What is RAID? How exactly does RAID work? Find out about the advantages of using a RAID-equipped server.
RAID, or Redundant Array of Independent Disks, is a technology for keeping data on a number hard drives which work together as one logical unit. The drives could be physical or logical i.e. in the latter case one drive is divided into independent ones using virtualization software. In any case, the same info is kept on all the drives and the main benefit of employing such a setup is that in case a drive breaks down, the data will still be available on the other ones. Using a RAID also improves the performance since the input and output operations will be spread among a couple of drives. There are several types of RAID depending on how many hard drives are used, whether writing is carried out on all the drives in real time or just on one, and how the info is synchronized between the hard drives - whether it is written in blocks on one drive after another or all of it is mirrored from one on the others. All of these factors suggest that the error tolerance as well as the performance between the different RAID types may vary.
RAID in Shared Web Hosting
The SSD drives which our cutting-edge cloud web hosting platform employs for storage work in RAID-Z. This type of RAID is designed to work with the ZFS file system which runs on the platform and it employs the so-called parity disk - a specific drive where info kept on the other drives is duplicated with an extra bit added to it. If one of the disks fails, your websites shall continue working from the other ones and after we replace the malfunctioning one, the information which will be duplicated on it will be rebuilt from what is stored on the other drives together with the information from the parity disk. This is done so as to be able to recalculate the elements of each file properly and to validate the integrity of the data cloned on the new drive. This is one more level of security for the info that you upload to your shared web hosting
account together with the ZFS file system which analyzes a special digital fingerprint for each and every file on all disk drives in real time.
RAID in Semi-dedicated Servers
The RAID type that we employ for the cloud web hosting platform where your semi-dedicated server
account will be created is known as RAID-Z. What is different about it is that at least 1 of the disks is used as a parity drive. Put simply, whenever any data is duplicated on this special disk drive, one more bit is included to it and in case a problematic disk is replaced, the information that will be copied on it is a combination of the data on the other disk drives in the RAID and that on the parity one. It's done this way to make sure that the data is intact. Throughout this process, your websites will be functioning normally as RAID-Z allows for an entire drive to fail without service disturbances and it simply works by using one of the remaining ones as the main production drive. Employing RAID-Z together with the ZFS file system that uses checksums to warrant that no data will get silently corrupted on our servers, you won't ever need to worry about the integrity of your files.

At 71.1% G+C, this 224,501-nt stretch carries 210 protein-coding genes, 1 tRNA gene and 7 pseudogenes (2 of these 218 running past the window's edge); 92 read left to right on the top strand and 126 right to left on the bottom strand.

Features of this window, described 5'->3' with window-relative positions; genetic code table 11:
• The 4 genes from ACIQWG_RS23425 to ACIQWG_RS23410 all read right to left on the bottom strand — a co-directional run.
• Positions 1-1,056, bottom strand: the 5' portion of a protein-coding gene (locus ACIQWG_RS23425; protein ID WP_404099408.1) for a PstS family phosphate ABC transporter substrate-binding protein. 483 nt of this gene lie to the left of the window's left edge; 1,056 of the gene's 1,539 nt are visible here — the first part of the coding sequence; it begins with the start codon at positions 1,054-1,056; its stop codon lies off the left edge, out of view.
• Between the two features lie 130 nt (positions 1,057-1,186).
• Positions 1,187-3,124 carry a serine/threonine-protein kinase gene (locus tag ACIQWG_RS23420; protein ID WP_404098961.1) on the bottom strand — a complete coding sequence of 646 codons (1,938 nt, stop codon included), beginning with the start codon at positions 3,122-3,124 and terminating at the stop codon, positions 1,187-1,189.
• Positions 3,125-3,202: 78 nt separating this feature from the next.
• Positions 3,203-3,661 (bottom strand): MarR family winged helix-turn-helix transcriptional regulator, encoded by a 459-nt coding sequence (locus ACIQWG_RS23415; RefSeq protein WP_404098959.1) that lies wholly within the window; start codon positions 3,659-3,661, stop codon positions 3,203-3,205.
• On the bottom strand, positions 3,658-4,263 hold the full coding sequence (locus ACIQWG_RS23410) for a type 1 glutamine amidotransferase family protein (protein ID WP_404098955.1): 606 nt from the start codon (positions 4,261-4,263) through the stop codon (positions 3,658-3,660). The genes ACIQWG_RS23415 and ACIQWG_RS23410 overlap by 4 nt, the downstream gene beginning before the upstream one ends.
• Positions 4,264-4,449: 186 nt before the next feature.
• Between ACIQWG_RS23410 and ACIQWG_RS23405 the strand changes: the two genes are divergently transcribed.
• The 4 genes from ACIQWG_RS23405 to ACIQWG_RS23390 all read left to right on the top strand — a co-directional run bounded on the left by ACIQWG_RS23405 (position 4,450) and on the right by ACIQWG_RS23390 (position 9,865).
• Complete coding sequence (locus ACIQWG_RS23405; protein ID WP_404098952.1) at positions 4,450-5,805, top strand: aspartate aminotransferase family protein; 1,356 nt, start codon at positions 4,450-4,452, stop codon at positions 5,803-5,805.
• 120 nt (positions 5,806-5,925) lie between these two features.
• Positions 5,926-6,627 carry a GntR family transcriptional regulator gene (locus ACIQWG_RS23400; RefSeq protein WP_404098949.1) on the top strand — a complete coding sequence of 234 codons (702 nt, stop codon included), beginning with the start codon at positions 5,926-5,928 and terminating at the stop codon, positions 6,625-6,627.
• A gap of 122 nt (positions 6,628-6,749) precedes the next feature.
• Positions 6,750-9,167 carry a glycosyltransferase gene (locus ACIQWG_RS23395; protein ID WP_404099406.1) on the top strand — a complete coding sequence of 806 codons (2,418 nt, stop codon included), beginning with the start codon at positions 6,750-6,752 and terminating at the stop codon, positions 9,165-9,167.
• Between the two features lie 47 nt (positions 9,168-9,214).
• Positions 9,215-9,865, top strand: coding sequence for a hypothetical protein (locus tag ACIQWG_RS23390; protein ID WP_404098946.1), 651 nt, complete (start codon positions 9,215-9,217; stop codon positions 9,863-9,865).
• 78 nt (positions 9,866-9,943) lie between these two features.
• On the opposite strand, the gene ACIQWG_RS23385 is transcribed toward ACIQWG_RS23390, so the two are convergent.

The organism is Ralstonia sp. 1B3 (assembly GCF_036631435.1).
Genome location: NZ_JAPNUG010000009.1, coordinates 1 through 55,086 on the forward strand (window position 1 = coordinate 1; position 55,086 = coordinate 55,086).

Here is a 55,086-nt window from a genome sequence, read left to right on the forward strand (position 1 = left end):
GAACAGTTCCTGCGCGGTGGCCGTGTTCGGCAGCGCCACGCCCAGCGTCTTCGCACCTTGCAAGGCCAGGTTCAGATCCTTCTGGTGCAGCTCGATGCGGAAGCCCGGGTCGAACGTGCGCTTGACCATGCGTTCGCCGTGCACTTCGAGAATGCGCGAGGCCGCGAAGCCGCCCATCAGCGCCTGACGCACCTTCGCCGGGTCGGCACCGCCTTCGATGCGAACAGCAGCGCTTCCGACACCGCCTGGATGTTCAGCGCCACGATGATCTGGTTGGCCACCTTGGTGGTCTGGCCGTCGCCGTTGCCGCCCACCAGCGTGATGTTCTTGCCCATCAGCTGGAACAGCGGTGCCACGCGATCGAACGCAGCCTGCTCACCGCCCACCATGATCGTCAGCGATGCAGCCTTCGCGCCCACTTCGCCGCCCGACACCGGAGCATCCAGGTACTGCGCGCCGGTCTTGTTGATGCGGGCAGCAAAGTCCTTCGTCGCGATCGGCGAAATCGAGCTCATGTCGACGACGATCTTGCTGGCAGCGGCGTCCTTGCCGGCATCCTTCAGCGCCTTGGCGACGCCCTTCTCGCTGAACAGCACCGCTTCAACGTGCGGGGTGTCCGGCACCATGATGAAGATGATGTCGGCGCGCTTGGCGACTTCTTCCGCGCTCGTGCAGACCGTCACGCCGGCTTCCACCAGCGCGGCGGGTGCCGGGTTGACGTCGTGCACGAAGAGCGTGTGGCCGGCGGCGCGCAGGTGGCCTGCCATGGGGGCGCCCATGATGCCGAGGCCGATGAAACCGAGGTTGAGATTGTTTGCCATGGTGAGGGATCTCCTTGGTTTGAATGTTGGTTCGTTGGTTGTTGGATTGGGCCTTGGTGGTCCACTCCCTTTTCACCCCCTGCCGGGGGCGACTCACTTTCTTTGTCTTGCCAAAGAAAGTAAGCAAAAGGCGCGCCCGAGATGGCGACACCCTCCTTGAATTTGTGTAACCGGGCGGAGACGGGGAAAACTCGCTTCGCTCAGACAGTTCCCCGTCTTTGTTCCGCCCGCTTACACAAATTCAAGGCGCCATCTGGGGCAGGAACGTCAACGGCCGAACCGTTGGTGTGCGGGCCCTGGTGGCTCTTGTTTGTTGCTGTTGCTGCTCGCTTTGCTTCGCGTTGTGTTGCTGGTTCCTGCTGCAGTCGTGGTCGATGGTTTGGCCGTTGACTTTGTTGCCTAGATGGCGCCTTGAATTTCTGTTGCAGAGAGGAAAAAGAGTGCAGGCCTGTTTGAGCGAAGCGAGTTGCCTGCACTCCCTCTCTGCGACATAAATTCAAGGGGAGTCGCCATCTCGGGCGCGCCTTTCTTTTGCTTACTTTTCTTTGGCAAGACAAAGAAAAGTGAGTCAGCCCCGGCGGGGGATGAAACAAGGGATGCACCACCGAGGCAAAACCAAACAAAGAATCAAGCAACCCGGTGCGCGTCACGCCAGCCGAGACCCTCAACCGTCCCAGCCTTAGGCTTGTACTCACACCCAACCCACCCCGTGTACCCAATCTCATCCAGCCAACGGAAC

RAID in VPS Servers
If you take advantage of one of our VPS server
packages, any content you upload will be kept on SSD drives that function in RAID. At least 1 drive is used for parity to ensure the integrity of the information. In simple terms, this is a special drive where information is copied with one bit added to it. If a disk in the RAID fails, your websites will continue working and when a new disk takes the place of the defective one, the bits of the information that will be copied on it are calculated using the healthy and the parity drives. By doing this, any chance of corrupting data during the process is prevented. We also employ conventional hard disk drives which work in RAID for storing backups, so if you add this service to your VPS plan, your site content will be saved on multiple drives and you won't ever need to worry about its integrity even in the event of multiple drive failures.